Indonesia should make comprehensive considerations on the South China Sea

By Cheng Hanping Source: Global Times Published: 2020/8/4 22:28:40

An aerial photo of the South China Sea. File photo: Xinhua

Indonesia has gotten up to little tricks on South China Sea issues. Indonesia's permanent mission to the UN sent a letter to UN Secretary General Antonio Guterres in May, reminding the UN that China's claims in the South China Sea lack an international legal basis and are tantamount to an upset of the 1982 United Nations Convention on the Law of the Sea (UNCLOS). Indonesia claimed that the South China Sea dispute must be resolved in accordance with the 1982 UNCLOS.

Different from other claimant countries, China and Indonesia have no territorial disputes regarding the South China Sea. China has never claimed sovereignty over the Natuna Islands. The two countries have overlapping claims only on the exclusive economic zone. 

But the reason why Indonesia has played such tricks is not surprising.

First, Indonesia is facing unprecedented pressure under the raging COVID-19 epidemic. Defense budget cuts have weakened the country's military capability in the South China Sea including Natuna Islands. Indonesia has announced it will slash its defense budget this year by nearly $588 million because of COVID-19. This will reduce the number and frequency of Indonesian navy cruises, patrols, and military drills. Indonesia's military and police systems are worried that the country will lose its previous strength to safeguard its rights at sea. 

Therefore, since the second half of 2019, Indonesia seems to have stayed focused on South China Sea issues. The Indonesian president and high-level military officials have repeatedly gone to the Natuna Islands to declare its sovereignty.

Second, Indonesia misjudged the situation when it attempted to take advantage of the arbitration case in the South China Sea initiated by the Philippines four years ago. Indonesia tried to use the aggressive remarks made by US Secretary of State Mike Pompeo about the South China Sea on July 13 to justify the illegal 2016 ruling by the Permanent Court of Arbitration and to solve the existing disputes around the Natuna Islands.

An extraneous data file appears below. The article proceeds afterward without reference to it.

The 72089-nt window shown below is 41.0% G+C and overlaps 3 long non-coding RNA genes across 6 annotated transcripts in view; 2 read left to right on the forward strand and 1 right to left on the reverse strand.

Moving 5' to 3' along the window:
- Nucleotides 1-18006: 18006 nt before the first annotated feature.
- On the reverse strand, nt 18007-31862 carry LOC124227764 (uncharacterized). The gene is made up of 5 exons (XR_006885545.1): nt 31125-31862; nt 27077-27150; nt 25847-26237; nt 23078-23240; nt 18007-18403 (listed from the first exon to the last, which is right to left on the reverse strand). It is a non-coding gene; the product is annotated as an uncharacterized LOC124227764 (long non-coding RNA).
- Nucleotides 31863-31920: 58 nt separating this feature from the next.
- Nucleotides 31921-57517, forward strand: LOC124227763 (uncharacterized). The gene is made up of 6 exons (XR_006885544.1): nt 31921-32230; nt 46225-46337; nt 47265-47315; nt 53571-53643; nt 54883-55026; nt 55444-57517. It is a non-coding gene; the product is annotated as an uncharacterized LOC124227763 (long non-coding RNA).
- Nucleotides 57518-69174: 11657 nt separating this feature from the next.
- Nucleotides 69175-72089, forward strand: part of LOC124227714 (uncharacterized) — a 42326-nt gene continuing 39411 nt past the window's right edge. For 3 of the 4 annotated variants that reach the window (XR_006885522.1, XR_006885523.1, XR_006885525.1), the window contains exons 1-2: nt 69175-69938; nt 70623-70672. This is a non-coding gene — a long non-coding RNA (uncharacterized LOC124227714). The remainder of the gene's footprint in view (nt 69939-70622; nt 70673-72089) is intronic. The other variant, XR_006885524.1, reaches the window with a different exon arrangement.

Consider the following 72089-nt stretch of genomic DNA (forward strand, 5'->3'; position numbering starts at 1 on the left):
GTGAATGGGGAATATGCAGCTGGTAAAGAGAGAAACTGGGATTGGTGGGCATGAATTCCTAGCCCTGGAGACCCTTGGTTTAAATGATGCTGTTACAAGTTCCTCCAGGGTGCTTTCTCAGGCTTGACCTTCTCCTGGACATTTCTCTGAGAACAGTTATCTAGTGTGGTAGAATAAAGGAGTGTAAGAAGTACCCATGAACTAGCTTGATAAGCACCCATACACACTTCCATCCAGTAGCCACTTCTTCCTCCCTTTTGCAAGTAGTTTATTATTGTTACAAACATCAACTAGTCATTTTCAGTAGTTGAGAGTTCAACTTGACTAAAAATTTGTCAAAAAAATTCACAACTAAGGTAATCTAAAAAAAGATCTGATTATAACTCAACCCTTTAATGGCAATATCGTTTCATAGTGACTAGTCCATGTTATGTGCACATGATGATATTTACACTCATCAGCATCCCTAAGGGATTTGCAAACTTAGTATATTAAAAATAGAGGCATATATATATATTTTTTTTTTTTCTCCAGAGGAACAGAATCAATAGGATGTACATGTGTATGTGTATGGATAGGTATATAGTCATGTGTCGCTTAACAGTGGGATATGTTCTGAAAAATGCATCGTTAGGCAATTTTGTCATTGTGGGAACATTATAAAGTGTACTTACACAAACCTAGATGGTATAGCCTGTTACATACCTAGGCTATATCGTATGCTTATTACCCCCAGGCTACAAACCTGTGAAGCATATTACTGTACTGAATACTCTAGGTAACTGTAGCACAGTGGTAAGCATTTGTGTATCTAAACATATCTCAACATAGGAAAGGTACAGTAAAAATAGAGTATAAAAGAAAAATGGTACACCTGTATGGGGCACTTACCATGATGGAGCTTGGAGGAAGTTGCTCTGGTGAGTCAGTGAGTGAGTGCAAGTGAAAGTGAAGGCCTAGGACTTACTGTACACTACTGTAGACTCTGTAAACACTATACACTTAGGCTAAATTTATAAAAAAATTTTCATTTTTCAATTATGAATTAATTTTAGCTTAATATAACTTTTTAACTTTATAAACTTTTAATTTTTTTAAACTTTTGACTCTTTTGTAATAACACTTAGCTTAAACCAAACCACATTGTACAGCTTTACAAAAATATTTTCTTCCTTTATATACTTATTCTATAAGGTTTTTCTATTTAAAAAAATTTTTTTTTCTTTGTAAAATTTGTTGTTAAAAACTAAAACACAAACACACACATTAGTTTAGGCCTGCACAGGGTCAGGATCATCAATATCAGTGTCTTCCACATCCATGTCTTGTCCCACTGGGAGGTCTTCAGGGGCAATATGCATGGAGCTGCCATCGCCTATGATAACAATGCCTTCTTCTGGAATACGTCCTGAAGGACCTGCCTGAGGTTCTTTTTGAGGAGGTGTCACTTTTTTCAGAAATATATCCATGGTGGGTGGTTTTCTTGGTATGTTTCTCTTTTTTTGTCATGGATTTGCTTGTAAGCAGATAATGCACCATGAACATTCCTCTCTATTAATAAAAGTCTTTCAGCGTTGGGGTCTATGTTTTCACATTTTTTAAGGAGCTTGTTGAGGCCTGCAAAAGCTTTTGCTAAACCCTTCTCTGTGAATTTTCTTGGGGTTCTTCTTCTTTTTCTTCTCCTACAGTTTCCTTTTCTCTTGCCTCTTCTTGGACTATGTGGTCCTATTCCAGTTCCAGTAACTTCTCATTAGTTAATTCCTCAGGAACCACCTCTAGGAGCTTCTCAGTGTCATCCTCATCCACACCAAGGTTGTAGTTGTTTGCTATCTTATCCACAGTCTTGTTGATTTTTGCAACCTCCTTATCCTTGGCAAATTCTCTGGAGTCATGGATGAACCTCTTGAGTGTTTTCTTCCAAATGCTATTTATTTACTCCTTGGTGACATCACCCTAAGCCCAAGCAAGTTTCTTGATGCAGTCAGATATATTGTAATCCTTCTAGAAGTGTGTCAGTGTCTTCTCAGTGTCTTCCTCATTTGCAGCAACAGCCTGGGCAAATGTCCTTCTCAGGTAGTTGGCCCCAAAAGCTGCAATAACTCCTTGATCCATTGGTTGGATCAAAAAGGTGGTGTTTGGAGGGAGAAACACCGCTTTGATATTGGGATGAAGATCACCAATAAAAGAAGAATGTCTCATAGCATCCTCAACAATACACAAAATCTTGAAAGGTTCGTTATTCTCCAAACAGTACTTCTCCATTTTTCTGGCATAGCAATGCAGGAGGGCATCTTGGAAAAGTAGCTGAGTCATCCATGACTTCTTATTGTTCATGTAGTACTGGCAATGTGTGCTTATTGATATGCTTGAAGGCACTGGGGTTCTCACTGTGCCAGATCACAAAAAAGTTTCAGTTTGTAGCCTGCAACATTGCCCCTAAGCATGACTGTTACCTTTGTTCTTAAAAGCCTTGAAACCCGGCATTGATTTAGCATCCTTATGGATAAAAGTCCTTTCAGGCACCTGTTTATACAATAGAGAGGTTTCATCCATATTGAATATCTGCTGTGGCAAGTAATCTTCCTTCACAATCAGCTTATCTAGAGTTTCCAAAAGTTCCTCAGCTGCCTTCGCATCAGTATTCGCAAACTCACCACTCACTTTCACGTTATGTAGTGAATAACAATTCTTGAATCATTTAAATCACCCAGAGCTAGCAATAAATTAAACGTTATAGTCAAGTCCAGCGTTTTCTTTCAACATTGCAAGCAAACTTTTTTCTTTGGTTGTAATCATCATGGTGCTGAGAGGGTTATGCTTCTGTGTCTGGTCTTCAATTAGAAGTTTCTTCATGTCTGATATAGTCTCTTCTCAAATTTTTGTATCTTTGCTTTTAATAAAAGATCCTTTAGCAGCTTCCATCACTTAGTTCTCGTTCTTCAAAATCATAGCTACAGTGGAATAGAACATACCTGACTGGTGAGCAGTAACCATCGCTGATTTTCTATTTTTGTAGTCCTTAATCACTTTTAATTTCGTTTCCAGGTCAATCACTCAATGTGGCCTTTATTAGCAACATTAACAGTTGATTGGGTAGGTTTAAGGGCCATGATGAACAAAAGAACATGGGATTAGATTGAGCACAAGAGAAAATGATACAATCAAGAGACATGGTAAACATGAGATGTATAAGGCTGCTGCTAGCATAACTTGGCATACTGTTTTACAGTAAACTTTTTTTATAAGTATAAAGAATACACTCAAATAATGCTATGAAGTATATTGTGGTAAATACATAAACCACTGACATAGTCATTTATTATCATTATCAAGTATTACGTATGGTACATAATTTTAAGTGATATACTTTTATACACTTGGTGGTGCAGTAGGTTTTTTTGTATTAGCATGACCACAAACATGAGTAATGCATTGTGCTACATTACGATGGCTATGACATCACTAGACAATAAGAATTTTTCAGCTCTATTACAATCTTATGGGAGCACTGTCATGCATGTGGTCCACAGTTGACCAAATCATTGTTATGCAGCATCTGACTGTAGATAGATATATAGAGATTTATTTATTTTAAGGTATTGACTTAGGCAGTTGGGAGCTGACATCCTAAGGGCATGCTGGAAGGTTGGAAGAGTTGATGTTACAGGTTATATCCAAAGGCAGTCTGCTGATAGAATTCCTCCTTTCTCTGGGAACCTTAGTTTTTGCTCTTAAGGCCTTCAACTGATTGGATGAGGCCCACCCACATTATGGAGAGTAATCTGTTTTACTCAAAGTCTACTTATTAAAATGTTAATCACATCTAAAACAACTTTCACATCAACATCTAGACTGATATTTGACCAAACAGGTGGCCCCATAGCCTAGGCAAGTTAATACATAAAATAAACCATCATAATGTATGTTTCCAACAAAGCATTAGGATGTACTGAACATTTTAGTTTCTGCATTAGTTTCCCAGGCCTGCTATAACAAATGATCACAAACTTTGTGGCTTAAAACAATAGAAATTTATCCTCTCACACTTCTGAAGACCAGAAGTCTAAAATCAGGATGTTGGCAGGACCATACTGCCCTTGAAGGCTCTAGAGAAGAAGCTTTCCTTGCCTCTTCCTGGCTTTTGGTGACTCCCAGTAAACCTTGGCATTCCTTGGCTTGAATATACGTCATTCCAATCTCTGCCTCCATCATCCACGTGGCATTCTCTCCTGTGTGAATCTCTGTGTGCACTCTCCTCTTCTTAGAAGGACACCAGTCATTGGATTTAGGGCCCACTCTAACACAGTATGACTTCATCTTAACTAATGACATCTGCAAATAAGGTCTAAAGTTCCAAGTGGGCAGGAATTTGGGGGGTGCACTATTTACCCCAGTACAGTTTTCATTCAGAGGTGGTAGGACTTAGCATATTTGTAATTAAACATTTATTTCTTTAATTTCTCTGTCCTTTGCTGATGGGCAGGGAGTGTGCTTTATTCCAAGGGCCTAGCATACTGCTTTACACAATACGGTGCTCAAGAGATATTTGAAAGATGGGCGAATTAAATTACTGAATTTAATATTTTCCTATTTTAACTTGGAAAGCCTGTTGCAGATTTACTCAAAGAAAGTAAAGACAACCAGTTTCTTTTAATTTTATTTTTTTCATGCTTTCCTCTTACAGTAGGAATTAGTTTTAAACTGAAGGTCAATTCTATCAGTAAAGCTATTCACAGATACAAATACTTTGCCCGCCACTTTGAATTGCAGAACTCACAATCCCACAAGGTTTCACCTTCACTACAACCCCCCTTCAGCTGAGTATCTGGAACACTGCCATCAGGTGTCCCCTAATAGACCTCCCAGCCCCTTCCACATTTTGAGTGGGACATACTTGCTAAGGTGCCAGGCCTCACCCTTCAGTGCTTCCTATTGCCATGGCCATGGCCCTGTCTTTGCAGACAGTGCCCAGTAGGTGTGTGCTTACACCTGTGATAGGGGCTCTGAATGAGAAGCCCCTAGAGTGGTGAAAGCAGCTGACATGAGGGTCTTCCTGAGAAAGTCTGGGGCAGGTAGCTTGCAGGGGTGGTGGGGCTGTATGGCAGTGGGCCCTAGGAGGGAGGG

Third, Indonesia tends to be clearing barriers to attract foreign investment to the Natuna Islands. In January, Indonesian President Joko Widodo and Japanese Foreign Minister Toshimitsu Motegi strengthened investment agreements in fisheries, energy and tourism in the Natuna islands, and then Indonesia apparently strengthened its original position on the South China Sea. 

As a response, Chinese Foreign Minstry spokesperson Hua Chunying rightly stated that in response to the note to the UN secretary general sent by the Indonesian permanent mission, China's permanent mission to the UN has communicated China's position on the South China Sea to the secretary general. 

The proposal that marine disputes should be resolved in accordance with the UNCLOS is actually unreasonable. One issue is that the appearance of the convention came much later than China's claim of sovereignty. The other is that some countries are not signatories to the UNCLOS. But they ridiculously ask others to abide by the convention. 

In sharp contrast, the Philippines and Vietnam, both with serious disputes with China, did not side with the US on the South China Sea issue.

On July 27, Philippine President Rodrigo Duterte delivered his fifth State of the Nation Address. In the report, he firmly pointed out that the Philippines will continue to pursue an independent foreign policy. He noted that the country will not play cannon fodder for the US or confront China in regard of South China Sea issues. 

It shows that the policy of building amicable partnerships with neighboring countries rather than implementing the beggar-thy-neighbor policy can not only maximize national interests, but also avoid being involved in disputes among great powers. The Philippines and Vietnam have made the right choice. This is worthy of reflection for Indonesian authorities.  

The author is senior research fellow and professor at the Collaborative Innovation Center of South China Sea Studies at Nanjing University.


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